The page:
Draft Approach Puts Pressure on Veikune

Draft Approach Puts Pressure on Veikune

The Browns have not drafted defensive players high in the draft. David Veikune tops this year's list, being a second-round selection. How much hope is being placed on a player who is changing leagues and positions?

For the seventh time in eight drafts conducted by three different coaches, the Browns last month spent their first-round draft choice on an offensive player. It isn't the only reason the defense annually finishes near the bottom of the NFL statistically, but it is a contributing factor.

So coach Eric Mangini and general Manager George Kokinis concentrated on shoring up the defense in free agency and in the draft starting with David Veikune, their third of three picks in the second round. Prior to Veikune the Browns drafted center Alex Mack from California with the 21st pick in the first round plus wide receivers Brian Robiskie (36th overall) and Mohamed Massaquoi (50th overall) of Ohio State and Georgia in the second round.

Veikune was an end at Hawaii. He is being converted to inside linebacker. Kaluka Maiava was an outside linebacker at Southern California. He will play inside linebacker with the Browns.

Two key free-agent signings and former Jets -- Eric Barton and David Bowens -- are linebackers. Barton is the projected starter inside next to D'Qwell Jackson and Bowens is a contender to start at left outside linebacker.

Mangini doesn't have to say as much, because it is obvious he believes linebacker, excluding Jackson and Kamerion Wimbley, was the weak link to the defense that finished 26th overall last year and allowed 16 rushing touchdowns. It is why he is willing to take a chance on a player such as Veikune to not only make the jump from the Western Athletic Conference to the NFL but to switch from end to linebacker while he is doing it. Veikune might end up as an outside linebacker, but in the rookie minicamp he was an inside linebacker.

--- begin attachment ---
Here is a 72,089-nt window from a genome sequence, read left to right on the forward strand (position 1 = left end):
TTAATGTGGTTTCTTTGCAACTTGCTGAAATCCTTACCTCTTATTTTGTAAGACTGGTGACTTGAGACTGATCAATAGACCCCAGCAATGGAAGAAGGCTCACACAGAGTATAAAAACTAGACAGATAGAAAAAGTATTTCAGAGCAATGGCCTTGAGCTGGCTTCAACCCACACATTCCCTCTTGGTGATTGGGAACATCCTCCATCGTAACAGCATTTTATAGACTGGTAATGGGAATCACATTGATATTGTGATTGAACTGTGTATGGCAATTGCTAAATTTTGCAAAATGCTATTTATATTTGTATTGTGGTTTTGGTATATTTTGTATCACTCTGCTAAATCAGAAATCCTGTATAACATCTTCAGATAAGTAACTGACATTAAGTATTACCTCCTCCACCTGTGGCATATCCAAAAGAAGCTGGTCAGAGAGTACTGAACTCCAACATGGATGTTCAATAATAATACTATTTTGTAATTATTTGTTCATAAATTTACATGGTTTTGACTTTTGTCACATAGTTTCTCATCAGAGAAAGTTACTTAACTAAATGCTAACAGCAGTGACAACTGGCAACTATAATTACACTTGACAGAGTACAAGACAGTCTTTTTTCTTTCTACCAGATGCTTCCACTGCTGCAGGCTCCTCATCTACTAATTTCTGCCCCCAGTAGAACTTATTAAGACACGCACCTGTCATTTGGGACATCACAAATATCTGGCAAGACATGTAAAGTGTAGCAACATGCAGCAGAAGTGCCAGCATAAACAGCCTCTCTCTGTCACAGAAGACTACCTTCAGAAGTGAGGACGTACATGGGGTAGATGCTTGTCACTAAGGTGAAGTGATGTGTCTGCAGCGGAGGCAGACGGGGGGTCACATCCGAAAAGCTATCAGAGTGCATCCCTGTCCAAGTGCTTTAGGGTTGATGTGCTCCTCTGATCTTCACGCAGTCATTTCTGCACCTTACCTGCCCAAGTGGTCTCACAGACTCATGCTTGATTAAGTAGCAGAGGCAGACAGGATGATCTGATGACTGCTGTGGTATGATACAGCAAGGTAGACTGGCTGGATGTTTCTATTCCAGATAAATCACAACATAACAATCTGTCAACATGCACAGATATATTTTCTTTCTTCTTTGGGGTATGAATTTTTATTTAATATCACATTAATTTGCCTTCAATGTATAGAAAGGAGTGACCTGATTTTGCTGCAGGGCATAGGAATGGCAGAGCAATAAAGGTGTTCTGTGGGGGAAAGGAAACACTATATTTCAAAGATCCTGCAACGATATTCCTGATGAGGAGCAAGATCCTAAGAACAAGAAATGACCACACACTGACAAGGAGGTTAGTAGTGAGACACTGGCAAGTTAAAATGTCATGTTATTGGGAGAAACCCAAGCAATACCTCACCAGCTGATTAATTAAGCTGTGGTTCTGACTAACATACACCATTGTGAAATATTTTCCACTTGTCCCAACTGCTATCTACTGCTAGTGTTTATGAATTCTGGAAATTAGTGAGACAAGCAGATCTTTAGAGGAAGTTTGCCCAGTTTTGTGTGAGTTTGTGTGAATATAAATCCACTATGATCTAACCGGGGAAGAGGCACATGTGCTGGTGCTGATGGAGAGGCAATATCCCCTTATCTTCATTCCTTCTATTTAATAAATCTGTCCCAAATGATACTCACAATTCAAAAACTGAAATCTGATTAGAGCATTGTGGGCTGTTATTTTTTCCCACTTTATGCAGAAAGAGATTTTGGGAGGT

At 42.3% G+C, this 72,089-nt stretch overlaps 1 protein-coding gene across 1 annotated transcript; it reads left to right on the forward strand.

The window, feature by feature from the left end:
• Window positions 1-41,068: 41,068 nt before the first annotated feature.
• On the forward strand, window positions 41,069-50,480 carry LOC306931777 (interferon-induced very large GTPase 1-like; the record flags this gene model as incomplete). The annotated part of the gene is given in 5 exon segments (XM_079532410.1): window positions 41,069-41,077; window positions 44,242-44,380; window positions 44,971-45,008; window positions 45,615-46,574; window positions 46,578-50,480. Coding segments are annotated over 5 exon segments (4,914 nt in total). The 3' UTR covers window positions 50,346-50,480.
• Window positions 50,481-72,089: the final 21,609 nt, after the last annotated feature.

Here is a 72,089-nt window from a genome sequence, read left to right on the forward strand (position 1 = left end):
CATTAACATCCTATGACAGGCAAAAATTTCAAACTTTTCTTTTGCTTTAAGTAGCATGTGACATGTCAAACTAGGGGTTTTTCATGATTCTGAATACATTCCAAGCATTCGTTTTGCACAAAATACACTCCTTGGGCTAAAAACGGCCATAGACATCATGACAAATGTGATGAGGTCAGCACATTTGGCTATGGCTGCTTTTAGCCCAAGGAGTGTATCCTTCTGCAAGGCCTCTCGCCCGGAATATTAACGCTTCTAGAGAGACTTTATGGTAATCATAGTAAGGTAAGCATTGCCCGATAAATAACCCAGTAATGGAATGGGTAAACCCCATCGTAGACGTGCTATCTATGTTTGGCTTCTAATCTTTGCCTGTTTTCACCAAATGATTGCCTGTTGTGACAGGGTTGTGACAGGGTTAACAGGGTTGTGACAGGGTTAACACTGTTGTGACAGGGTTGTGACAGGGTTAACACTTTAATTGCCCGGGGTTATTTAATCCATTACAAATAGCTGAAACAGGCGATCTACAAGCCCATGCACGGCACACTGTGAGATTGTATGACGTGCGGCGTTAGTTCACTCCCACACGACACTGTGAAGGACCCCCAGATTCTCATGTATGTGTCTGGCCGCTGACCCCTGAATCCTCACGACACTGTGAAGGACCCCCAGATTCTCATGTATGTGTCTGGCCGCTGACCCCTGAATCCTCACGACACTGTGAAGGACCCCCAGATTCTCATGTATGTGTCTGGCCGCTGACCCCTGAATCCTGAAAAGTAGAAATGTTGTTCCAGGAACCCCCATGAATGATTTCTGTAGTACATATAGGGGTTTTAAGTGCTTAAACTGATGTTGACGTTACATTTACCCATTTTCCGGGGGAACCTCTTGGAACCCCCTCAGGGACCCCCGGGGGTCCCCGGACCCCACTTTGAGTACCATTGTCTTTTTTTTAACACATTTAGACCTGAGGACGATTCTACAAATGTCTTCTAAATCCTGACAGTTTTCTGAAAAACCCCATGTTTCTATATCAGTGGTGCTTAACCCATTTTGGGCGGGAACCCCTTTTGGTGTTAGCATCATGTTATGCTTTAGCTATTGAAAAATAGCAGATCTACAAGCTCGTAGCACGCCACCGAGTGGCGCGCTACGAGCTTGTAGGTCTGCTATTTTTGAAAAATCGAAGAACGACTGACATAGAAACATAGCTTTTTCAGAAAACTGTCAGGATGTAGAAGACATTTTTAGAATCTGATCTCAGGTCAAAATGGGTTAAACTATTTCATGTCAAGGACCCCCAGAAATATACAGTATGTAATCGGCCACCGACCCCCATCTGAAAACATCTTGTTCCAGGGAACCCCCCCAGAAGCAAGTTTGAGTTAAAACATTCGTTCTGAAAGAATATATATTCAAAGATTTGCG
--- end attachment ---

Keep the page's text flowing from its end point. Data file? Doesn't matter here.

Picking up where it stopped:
"It has been positive," Mangini said. "His change-of-direction (agility), his ability to communicate the defense and his understanding of concepts has all been good.

"I brought him up to the board in the squad meeting and he had to draw a full blitz with everyone -- defensive linemen, linebackers, safeties and cornerbacks. He got it right. He nailed it."

Barton and Bowens do not have as much to learn as Veikune and Maiava, not only because they are veterans but because they played in Mangini's system with the Jets. Their first chance to show the rookies what they know comes in the first voluntary full-squad minicamp starting May 19.

For the first three years he was with the Browns, Jackson started alongside Andra Davis the majority of the time. Davis signed with Denver in free agency; the Browns did not try to stop him.

The upcoming minicamp and another one later this month, plus the mandatory June minicamp and training camp will give Jackson time to work in sync with Barton as he did with Davis.

QUOTE TO NOTE: "The biggest thing that I'm going to have to work on is getting acclimated to the speed of the game. I know it's going to be a lot faster. The faster I can get the speed down and the playbook down, the better I will be." -- Browns rookie defensive back Don Carey on making the jump from Norfolk State to the NFL.

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